where "hand" manifestly denotes his own strength to which he attributed what he did, and this was the cause of the visitation upon him. Again:--

Moab shall spread forth his hands in the midst of him, as he that swimmeth spreadeth forth his hands to swim, and he shall lay low his pride together with the cataracts of his hands (Isaiah 25:11);

where "hands" denote man‘s own power, from regarding himself as above others, thus from pride.

[2] Again:--

Their inhabitants were short of hand, they were dismayed and put to shame (Isaiah 37:27);

"short of hand" meaning of no power. Again:--

Shall the clay say to the potter, What makest thou? or thy work, He hath no hands? (Isaiah 45:9).

Here "he hath no hands," means that he has no power. In Ezekiel:--

The king shall mourn, and the prince shall be clothed with stupefaction, and the hands of the people of the land shall be troubled (Ezekiel 7:27),

where "hands" denote power. In Micah:--

Woe to them that devise iniquity, and work evil upon their beds; when the morning is light they practise it, because their hand is their god (Micah 2:1),

where "hand" denotes their own power in which they trust as their god. In Zechariah:--

Woe to the worthless shepherd that leaveth the flock; the sword shall be upon his arm, and upon his right eye; his arm shall be clean dried up, and his right eye shall be utterly darkened (Zechariah 11:17).

[3] Because "hands" signify powers, man’s evils and falsities are continually called in the Word "the works of his hands." Evils are from the Own of man‘s will, falsities are from the Own of his understanding. That this is the source of evils and falsities is evident enough from the nature of man’s Own, which is nothing but evil and falsity (n. 39, 41, 141, 150, 154, 210, 215). As "hands" in general signify power, "hands" are many times in the Word attributed to Jehovah, or the Lord, and then by "hands" is understood in the internal sense Omnipotence, as in Isaiah:--

Jehovah, Thy hand is lifted up (Isaiah 26:11),

denoting the Divine power. Again:--

Jehovah stretched out His hand, all are consumed (Isaiah 31:3),

denoting the Divine power. Again:--

Concerning the work of My hands command ye Me; My hands have stretched out the heavens and all their army have I commanded (Isaiah 45:11, 12),

denoting the Divine power. The regenerate are often called in the Word "the work of the hands of Jehovah." In the same:--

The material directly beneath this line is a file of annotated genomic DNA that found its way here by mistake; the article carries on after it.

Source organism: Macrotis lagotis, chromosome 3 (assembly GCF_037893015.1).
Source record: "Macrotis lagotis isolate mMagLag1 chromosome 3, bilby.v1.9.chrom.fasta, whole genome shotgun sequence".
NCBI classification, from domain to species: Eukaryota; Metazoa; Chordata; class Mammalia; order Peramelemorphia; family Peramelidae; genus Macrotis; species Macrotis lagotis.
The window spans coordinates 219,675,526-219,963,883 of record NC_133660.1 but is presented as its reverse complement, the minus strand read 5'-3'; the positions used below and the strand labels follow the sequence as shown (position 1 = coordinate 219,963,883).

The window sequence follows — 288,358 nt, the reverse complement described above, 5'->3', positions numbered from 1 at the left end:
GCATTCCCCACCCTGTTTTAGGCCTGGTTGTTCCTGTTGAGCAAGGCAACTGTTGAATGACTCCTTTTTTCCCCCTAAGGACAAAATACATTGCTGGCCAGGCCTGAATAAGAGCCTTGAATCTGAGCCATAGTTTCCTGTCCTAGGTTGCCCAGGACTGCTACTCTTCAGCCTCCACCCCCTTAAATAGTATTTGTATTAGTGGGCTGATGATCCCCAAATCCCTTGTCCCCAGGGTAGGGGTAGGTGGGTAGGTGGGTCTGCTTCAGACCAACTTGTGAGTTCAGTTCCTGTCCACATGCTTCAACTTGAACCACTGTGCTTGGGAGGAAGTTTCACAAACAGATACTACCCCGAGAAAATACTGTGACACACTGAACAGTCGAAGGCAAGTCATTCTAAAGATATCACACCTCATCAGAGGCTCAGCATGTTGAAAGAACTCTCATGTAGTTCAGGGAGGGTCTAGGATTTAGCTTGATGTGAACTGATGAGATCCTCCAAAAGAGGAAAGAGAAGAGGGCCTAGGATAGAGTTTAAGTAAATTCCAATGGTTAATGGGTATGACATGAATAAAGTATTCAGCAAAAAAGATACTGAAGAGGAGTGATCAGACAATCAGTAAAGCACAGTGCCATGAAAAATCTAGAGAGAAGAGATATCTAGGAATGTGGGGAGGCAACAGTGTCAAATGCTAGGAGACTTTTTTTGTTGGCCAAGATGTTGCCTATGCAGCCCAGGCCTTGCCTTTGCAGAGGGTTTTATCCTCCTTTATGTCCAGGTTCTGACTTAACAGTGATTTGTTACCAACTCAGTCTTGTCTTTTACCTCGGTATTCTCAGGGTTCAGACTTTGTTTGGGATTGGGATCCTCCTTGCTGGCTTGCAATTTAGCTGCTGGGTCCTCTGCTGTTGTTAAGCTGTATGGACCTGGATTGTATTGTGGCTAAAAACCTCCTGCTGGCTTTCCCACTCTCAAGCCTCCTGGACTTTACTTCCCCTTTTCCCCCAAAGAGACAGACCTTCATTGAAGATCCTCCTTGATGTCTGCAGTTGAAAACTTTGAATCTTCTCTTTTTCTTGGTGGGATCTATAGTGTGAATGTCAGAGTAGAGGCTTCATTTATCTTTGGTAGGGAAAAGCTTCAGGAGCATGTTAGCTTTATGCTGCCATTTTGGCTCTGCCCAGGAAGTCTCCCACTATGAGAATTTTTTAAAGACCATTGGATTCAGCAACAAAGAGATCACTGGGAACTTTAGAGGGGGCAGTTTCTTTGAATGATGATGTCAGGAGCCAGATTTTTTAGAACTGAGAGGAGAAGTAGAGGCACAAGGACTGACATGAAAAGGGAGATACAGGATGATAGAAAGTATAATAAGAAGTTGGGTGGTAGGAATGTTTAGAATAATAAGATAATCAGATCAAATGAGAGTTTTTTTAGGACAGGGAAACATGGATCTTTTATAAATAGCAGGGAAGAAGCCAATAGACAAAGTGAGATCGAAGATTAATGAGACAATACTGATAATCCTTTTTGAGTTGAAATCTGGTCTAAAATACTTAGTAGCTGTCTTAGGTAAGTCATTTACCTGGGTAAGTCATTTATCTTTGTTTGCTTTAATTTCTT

Mine hand hath laid the foundation of the earth, and My right hand hath measured the heavens with the palm (Isaiah 48:13),

where "hand" and "right hand" denote omnipotence.

[4] Again:--

Is My hand shortened at all that it cannot redeem? or have I no power to deliver? (Isaiah 50:2),

denoting the Divine power. In Jeremiah:--

Thou hast made the heaven and the earth by Thy great power and by Thy stretched out arm; and didst bring forth Thy people Israel out of the land of Egypt with signs, and with wonders, and with a strong hand, and with a stretched out arm (Jeremiah 32:17, 21),

denoting the Divine power; "power" being named in (verse 17), and "band" in the twenty-first. That Israel was brought out of Egypt with "a strong hand and with a stretched out arm," is often said. In Ezekiel:--

Thus saith the Lord Jehovih, In the day when I chose Israel, and lifted up Mine hand unto the seed of the house of Jacob, and made My self known unto them in the land of Egypt; I lifted up Mine hand unto them, to bring them forth out of the land of Egypt (Ezekiel 20:5, 6, 23).

In Moses:--

Israel saw the great hand which Jehovah executed upon the Egyptians (Exod. 14:31).

[5] That by "hand" is signified power is now plainly manifest from these passages. Indeed "hand" was so significant of power that it became also its representative, as is evident from the miracles that were done in Egypt, when Moses was commanded to stretch forth his rod, or hand, and so they were done; as in Exodus:--

Moses stretched forth his rod toward heaven, and Jehovah rained hail upon the land of Egypt (Exodus 9:22, 23);

Moses stretched forth his hand toward heaven, and there was a thick darkness (Exodus 10:21, 22);